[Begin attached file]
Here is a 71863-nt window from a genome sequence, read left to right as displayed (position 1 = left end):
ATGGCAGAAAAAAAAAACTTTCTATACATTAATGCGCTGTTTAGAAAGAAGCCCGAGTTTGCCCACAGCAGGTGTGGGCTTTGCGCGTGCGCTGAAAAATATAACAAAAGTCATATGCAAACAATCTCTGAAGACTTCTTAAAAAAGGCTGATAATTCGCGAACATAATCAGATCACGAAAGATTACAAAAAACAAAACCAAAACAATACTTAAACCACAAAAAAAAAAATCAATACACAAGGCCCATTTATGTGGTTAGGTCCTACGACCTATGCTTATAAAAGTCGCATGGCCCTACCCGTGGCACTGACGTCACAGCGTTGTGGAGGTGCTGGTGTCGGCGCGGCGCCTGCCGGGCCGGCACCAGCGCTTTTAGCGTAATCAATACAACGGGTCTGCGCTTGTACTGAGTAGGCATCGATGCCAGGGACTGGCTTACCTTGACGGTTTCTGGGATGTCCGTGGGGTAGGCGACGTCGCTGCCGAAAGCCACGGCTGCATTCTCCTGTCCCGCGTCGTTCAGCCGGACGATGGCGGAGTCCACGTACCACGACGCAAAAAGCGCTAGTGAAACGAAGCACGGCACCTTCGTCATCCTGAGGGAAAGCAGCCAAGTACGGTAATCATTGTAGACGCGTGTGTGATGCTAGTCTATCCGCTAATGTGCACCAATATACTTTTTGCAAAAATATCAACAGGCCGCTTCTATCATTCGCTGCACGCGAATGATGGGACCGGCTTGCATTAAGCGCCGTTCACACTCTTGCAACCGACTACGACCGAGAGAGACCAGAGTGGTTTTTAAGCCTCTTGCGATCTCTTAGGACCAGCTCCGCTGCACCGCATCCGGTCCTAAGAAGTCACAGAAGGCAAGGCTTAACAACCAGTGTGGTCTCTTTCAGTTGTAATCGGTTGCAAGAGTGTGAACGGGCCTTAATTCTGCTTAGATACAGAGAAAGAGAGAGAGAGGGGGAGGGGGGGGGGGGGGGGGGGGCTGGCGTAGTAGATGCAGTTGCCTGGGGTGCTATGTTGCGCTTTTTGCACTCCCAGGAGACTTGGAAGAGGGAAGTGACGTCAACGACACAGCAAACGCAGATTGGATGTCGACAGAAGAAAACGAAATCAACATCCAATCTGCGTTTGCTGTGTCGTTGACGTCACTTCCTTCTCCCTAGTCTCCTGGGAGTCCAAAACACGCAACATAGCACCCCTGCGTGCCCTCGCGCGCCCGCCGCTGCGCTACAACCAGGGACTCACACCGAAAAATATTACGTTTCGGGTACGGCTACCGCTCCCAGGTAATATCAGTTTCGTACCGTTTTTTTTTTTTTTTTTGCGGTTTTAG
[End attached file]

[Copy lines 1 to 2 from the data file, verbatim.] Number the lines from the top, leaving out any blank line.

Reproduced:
Here is a 71863-nt window from a genome sequence, read left to right as displayed (position 1 = left end):
ATGGCAGAAAAAAAAAACTTTCTATACATTAATGCGCTGTTTAGAAAGAAGCCCGAGTTTGCCCACAGCAGGTGTGGGCTTTGCGCGTGCGCTGAAAAATATAACAAAAGTCATATGCAAACAATCTCTGAAGACTTCTTAAAAAAGGCTGATAATTCGCGAACATAATCAGATCACGAAAGATTACAAAAAACAAAACCAAAACAATACTTAAACCACAAAAAAAAAAATCAATACACAAGGCCCATTTATGTGGTTAGGTCCTACGACCTATGCTTATAAAAGTCGCATGGCCCTACCCGTGGCACTGACGTCACAGCGTTGTGGAGGTGCTGGTGTCGGCGCGGCGCCTGCCGGGCCGGCACCAGCGCTTTTAGCGTAATCAATACAACGGGTCTGCGCTTGTACTGAGTAGGCATCGATGCCAGGGACTGGCTTACCTTGACGGTTTCTGGGATGTCCGTGGGGTAGGCGACGTCGCTGCCGAAAGCCACGGCTGCATTCTCCTGTCCCGCGTCGTTCAGCCGGACGATGGCGGAGTCCACGTACCACGACGCAAAAAGCGCTAGTGAAACGAAGCACGGCACCTTCGTCATCCTGAGGGAAAGCAGCCAAGTACGGTAATCATTGTAGACGCGTGTGTGATGCTAGTCTATCCGCTAATGTGCACCAATATACTTTTTGCAAAAATATCAACAGGCCGCTTCTATCATTCGCTGCACGCGAATGATGGGACCGGCTTGCATTAAGCGCCGTTCACACTCTTGCAACCGACTACGACCGAGAGAGACCAGAGTGGTTTTTAAGCCTCTTGCGATCTCTTAGGACCAGCTCCGCTGCACCGCATCCGGTCCTAAGAAGTCACAGAAGGCAAGGCTTAACAACCAGTGTGGTCTCTTTCAGTTGTAATCGGTTGCAAGAGTGTGAACGGGCCTTAATTCTGCTTAGATACAGAGAAAGAGAGAGAGAGGGGGAGGGGGGGGGGGGGGGGGGGGCTGGCGTAGTAGATGCAGTTGCCTGGGGTGCTATGTTGCGCTTTTTGCACTCCCAGGAGACTTGGAAGAGGGAAGTGACGTCAACGACACAGCAAACGCAGATTGGATGTCGACAGAAGAAAACGAAATCAACATCCAATCTGCGTTTGCTGTGTCGTTGACGTCACTTCCTTCTCCCTAGTCTCCTGGGAGTCCAAAACACGCAACATAGCACCCCTGCGTGCCCTCGCGCGCCCGCCGCTGCGCTACAACCAGGGACTCACACCGAAAAATATTACGTTTCGGGTACGGCTACCGCTCCCAGGTAATATCAGTTTCGTACCGTTTTTTTTTTTTTTTTTGCGGTTTTAG